The cruel cocktail of sexism, pay inequity, and burnout has led to a critical shortage of women physicians. And it could be putting us all at risk.
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When a group of female medical students entered Pennsylvania Hospital’s surgical amphitheater to attend their first clinical lecture in 1869, pandemonium broke loose. Male students rushed into the upper tiers, climbed up on the seats, and began hooting, hissing, and hollering. They spat tobacco, spitballs, insults, and epithets at the unsuspecting women. Yes, men were so scared of women invading what they perceived as their profession, they threw horrible, violent hissy fits.
While things have improved since then, many women entering medicine today still face rampant discrimination, harassment, and bullying simply for being women. A whopping 76 percent of women physicians report experiencing gender discrimination. In the Harvard Business Review, two Johns Hopkins professors declared that discrimination against women in the medical field “constitutes a potential threat to patient safety and public health.” Why? Because women are better doctors.
“They don’t talk to me like I’m a colleague, they talk to me like I’m a nurse,” said cardiologist Dr. Carla Parkes*. “I can’t tell you how many times I’ve sent a patient to have a heart catheterization done by one of my colleagues and he’ll just cancel it. He won’t even call me, he’ll just talk to the patient and say, ‘She’s wrong and you don’t need to have this procedure done.’ It’s so frustrating.”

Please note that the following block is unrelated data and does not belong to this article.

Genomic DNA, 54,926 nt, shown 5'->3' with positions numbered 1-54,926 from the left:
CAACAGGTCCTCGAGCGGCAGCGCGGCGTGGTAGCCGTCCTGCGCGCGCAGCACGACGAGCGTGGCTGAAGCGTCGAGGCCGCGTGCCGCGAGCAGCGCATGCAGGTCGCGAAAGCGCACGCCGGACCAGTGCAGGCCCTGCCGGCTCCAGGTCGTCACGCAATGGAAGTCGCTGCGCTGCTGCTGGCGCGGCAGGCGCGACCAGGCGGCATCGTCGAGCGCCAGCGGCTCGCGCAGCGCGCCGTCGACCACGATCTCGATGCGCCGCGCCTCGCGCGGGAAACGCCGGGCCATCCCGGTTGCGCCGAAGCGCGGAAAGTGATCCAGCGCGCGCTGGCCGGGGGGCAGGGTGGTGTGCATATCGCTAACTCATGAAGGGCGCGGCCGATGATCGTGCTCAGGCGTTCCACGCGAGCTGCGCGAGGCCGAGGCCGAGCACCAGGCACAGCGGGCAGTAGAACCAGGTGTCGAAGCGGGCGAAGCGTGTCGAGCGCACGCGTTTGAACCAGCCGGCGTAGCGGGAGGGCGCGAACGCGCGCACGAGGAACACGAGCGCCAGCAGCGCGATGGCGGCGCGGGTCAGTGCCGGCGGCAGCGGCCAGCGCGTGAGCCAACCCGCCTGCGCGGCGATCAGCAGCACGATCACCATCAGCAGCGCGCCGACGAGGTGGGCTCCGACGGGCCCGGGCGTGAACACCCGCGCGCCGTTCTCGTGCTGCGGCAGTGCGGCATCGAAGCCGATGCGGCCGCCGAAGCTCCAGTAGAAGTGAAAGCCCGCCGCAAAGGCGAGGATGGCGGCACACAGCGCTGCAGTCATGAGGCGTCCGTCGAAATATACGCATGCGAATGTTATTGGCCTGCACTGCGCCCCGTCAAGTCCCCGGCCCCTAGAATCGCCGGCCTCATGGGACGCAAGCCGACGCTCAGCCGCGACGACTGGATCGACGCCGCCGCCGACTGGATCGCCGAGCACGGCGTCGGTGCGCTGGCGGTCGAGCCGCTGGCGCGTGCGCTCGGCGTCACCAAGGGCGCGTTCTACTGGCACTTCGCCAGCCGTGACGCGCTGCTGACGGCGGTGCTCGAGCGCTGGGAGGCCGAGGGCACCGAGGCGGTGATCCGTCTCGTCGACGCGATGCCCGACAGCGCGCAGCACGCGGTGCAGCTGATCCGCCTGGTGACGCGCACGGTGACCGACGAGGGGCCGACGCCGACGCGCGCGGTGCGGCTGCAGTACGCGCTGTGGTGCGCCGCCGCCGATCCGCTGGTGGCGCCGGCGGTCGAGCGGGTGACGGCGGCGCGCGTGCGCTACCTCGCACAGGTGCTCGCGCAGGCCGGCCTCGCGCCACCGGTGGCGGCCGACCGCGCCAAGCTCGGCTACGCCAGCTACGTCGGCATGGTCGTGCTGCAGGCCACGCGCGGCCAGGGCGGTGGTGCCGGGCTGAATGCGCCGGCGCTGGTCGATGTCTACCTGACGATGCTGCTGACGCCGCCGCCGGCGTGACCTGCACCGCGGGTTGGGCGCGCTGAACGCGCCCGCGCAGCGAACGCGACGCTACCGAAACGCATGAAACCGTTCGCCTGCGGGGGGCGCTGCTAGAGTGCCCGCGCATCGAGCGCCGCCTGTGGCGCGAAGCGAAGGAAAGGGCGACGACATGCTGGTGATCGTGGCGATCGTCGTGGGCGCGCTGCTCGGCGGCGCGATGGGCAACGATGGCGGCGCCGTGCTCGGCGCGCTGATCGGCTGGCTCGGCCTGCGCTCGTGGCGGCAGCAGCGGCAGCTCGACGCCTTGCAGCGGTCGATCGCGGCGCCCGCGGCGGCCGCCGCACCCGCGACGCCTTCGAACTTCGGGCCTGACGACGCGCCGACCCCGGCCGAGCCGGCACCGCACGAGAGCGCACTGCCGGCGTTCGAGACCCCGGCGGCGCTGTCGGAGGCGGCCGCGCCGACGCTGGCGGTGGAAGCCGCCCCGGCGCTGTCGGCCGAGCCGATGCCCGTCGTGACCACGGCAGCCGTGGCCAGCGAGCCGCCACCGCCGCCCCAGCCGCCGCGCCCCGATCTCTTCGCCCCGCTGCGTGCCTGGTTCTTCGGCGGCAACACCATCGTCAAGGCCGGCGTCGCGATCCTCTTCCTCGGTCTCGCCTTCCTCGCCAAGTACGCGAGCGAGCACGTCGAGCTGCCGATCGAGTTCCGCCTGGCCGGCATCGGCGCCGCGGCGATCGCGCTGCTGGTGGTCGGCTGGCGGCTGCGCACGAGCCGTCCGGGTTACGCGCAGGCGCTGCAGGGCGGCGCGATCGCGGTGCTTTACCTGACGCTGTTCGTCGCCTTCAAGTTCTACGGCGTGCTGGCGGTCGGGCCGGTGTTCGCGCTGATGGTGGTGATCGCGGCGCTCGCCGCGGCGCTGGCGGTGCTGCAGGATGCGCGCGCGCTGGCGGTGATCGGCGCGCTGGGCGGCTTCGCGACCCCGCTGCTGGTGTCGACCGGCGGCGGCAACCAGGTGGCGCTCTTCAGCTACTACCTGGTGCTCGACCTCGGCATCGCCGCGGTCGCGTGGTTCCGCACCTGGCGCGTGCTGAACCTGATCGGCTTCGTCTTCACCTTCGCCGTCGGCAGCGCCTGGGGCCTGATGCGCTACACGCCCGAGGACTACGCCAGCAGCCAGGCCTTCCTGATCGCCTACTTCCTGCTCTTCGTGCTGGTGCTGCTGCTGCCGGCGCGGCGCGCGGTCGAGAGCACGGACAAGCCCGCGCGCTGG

Of the two practices she’s worked in during the five years she’s been practicing, Parkes has never had a female colleague. Only 12 percent of board-certified cardiologists are women.
As for patients, Parkes says she’ll often spend an hour with them going over their diagnosis and treatment, only to have them say: “So do we wait here in the room for the doctor to come?” Parkes spoke with DAME on condition of anonymity; fearful that speaking out would lead to workplace retaliation or increased discriminatory treatment. Though her experience is painfully common, she was the only physician we found willing to go on record.
“I have certainly considered leaving medicine,” Parkes said. “When you aren’t respected by your colleagues and you’re not respected by your patients and not respected by the nurses, it kind of makes it tough to get up and go to work every day.”